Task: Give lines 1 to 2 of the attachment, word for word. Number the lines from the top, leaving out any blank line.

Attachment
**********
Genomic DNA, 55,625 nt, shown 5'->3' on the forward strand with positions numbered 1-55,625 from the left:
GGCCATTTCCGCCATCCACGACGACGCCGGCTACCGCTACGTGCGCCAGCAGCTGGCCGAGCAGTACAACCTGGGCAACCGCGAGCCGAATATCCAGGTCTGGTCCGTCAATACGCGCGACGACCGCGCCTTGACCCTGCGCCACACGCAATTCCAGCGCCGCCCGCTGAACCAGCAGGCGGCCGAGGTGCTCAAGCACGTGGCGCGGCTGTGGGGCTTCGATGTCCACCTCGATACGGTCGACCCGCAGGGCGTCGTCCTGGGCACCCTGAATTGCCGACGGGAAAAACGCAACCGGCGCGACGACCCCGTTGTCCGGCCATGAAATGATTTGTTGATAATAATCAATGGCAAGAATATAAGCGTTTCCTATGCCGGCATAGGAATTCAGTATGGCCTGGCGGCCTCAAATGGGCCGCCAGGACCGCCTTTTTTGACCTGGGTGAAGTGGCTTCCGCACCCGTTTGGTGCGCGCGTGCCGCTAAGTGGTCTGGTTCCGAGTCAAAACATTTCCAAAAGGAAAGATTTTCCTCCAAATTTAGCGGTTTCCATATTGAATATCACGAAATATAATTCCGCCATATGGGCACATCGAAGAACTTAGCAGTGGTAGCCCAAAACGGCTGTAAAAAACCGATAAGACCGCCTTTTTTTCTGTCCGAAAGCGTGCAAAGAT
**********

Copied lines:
Genomic DNA, 55,625 nt, shown 5'->3' on the forward strand with positions numbered 1-55,625 from the left:
GGCCATTTCCGCCATCCACGACGACGCCGGCTACCGCTACGTGCGCCAGCAGCTGGCCGAGCAGTACAACCTGGGCAACCGCGAGCCGAATATCCAGGTCTGGTCCGTCAATACGCGCGACGACCGCGCCTTGACCCTGCGCCACACGCAATTCCAGCGCCGCCCGCTGAACCAGCAGGCGGCCGAGGTGCTCAAGCACGTGGCGCGGCTGTGGGGCTTCGATGTCCACCTCGATACGGTCGACCCGCAGGGCGTCGTCCTGGGCACCCTGAATTGCCGACGGGAAAAACGCAACCGGCGCGACGACCCCGTTGTCCGGCCATGAAATGATTTGTTGATAATAATCAATGGCAAGAATATAAGCGTTTCCTATGCCGGCATAGGAATTCAGTATGGCCTGGCGGCCTCAAATGGGCCGCCAGGACCGCCTTTTTTGACCTGGGTGAAGTGGCTTCCGCACCCGTTTGGTGCGCGCGTGCCGCTAAGTGGTCTGGTTCCGAGTCAAAACATTTCCAAAAGGAAAGATTTTCCTCCAAATTTAGCGGTTTCCATATTGAATATCACGAAATATAATTCCGCCATATGGGCACATCGAAGAACTTAGCAGTGGTAGCCCAAAACGGCTGTAAAAAACCGATAAGACCGCCTTTTTTTCTGTCCGAAAGCGTGCAAAGAT